The Pandora Directive Review

The story is based on a novel by Aaron Connors, and turns out to be a surprisingly entertaining experience.

Roswell, New Mexico - rumored to be home to aliens, a secret government base, and a national conspiracy. One man risks everything to discover the truth. Is it Independence Day? An episode of the X-Files? No … it's The Pandora Directive, the latest Tex Murphy interactive movie from Access Software. Chris Jones returns as Tex in this sequel to Under the Killing Moon. The plot is complicated, the music is good, and the acting … well, the acting tends to vary in quality. The story is based on a novel by Aaron Connors, and turns out to be a surprisingly entertaining experience. The biggest problem with most interactive movies is that they tend to be one or the other. Promising movie sequences can be derailed by an exasperating interface. An enticing plot can be destroyed by acting from the “William Shatner School of Drama”. The Pandora Directive manages to avoid both of these pitfalls with style and originality. The “Virtual World” interface implemented by Access works toward immersing you in the world of Tex Murphy. You can walk where you like, take what isn't nailed down, and generally roam the surroundings at your leisure. Control and point-of-view are similar to those of the billion existing games that resemble Doom. A couple of clicks of the mouse activate GET, TALK, LOOK, and other player actions. Toggling between movement and control is as simple as clicking a middle mouse button. The graphics are very good considering the genre. Characters look, move, and speak like real people - one advantage to using experienced actors. Unfortunately the backgrounds frequently look as if they were pasted behind the characters in the cinematic sequences. As you perform certain actions, you may trigger fixed sequences. The plot is driven by these sequences, which open up new possibilities. You may choose to play in one of two modes: Entertainment, which makes hints available and offers 1,500 total points; or Game-Players, which eliminates the hints while offering more points, puzzles, and scenes. Either way, the game should keep players intrigued for many days.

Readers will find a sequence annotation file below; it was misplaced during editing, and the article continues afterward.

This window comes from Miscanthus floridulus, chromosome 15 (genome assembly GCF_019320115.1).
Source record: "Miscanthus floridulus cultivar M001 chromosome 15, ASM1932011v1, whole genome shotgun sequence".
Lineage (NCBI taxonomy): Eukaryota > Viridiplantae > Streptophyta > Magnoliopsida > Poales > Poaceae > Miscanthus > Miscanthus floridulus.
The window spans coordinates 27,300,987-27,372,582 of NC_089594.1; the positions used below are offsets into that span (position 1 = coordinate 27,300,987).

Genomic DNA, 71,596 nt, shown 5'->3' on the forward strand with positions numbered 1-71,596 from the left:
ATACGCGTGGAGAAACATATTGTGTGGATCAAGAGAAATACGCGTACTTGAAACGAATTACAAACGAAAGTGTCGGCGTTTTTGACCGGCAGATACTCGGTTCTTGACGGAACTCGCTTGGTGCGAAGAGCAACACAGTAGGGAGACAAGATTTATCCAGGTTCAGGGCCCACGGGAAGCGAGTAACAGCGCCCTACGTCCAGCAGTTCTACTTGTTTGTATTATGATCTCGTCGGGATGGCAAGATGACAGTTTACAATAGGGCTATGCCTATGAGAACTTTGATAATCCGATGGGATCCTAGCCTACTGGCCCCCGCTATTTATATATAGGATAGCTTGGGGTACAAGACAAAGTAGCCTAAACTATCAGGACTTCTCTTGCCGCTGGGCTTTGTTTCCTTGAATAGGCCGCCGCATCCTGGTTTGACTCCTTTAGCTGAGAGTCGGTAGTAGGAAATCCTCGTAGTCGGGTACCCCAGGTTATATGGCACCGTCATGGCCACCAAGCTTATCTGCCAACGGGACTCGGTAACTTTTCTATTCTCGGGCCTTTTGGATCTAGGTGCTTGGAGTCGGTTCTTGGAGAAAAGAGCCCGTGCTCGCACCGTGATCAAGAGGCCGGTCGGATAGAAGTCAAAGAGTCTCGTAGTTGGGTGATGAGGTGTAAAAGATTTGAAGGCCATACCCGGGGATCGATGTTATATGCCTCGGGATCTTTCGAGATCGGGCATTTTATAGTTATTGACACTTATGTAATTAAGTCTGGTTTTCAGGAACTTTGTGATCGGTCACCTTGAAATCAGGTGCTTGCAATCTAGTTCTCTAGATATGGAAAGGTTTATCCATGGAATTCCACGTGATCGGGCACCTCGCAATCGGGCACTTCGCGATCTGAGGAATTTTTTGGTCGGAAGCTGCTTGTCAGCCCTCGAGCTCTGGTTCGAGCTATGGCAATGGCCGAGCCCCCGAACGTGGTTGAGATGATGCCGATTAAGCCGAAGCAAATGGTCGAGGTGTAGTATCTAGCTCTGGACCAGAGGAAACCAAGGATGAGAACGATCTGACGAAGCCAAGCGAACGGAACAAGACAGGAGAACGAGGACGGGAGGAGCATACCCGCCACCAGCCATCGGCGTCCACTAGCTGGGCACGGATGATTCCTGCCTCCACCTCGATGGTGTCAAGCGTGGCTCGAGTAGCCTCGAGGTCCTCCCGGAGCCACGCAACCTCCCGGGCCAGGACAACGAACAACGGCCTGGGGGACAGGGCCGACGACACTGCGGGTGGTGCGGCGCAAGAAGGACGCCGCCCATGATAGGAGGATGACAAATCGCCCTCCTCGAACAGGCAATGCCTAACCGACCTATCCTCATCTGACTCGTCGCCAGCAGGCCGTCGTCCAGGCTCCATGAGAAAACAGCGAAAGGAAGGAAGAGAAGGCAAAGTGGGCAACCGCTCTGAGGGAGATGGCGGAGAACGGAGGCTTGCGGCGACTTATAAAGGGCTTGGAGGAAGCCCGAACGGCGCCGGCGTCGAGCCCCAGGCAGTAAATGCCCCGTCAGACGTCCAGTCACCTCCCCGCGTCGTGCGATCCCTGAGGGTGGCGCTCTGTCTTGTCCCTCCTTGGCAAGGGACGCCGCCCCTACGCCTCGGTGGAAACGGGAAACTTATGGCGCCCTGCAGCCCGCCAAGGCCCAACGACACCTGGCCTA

The Pandora Directive is good, but it isn't perfect. If you simply move the mouse around the screen, options besides LOOK will light up over objects with which you can interact. Patience is rewarded as you simply act on any object that you can grasp. The game also divides the scenes into days of action. Trigger events are required to advance the plot from one day to the next. But these small problems aside, the game is pretty entertaining. Seven possible endings, a few Star Trek jokes, and a main character that seems like a cross between Inspector Clouseau and Frank Drebin (of Police Squad) make this worth a look.

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The Pandora Directive More Info

  • First Released Jul 31, 1996
    • Linux
    • Macintosh
    • PC
    The story is based on a novel by Aaron Connors, and turns out to be a surprisingly entertaining experience.
    Average Rating149 Rating(s)
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    Developed by:
    Access Software
    Published by:
    Night Dive Studios, Access Software
    Content is generally suitable for ages 13 and up. May contain violence, suggestive themes, crude humor, minimal blood, simulated gambling and/or infrequent use of strong language.
    Realistic Blood, Realistic Violence, Use of Alcohol and Tobacco